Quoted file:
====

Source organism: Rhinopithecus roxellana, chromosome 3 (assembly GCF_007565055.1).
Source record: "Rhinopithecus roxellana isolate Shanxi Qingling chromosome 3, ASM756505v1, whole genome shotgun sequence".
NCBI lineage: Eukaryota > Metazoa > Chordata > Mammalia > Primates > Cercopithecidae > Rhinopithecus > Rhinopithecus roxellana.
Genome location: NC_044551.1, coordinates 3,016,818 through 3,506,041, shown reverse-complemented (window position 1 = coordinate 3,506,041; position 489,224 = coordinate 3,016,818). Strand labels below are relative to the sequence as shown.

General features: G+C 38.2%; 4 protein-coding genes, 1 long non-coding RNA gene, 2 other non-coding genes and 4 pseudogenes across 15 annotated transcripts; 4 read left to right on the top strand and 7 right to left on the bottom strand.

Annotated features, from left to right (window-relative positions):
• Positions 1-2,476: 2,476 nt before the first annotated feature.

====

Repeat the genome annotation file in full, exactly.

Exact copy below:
Source organism: Rhinopithecus roxellana, chromosome 3 (assembly GCF_007565055.1).
Source record: "Rhinopithecus roxellana isolate Shanxi Qingling chromosome 3, ASM756505v1, whole genome shotgun sequence".
NCBI lineage: Eukaryota > Metazoa > Chordata > Mammalia > Primates > Cercopithecidae > Rhinopithecus > Rhinopithecus roxellana.
Genome location: NC_044551.1, coordinates 3,016,818 through 3,506,041, shown reverse-complemented (window position 1 = coordinate 3,506,041; position 489,224 = coordinate 3,016,818). Strand labels below are relative to the sequence as shown.

General features: G+C 38.2%; 4 protein-coding genes, 1 long non-coding RNA gene, 2 other non-coding genes and 4 pseudogenes across 15 annotated transcripts; 4 read left to right on the top strand and 7 right to left on the bottom strand.

Annotated features, from left to right (window-relative positions):
• Positions 1-2,476: 2,476 nt before the first annotated feature.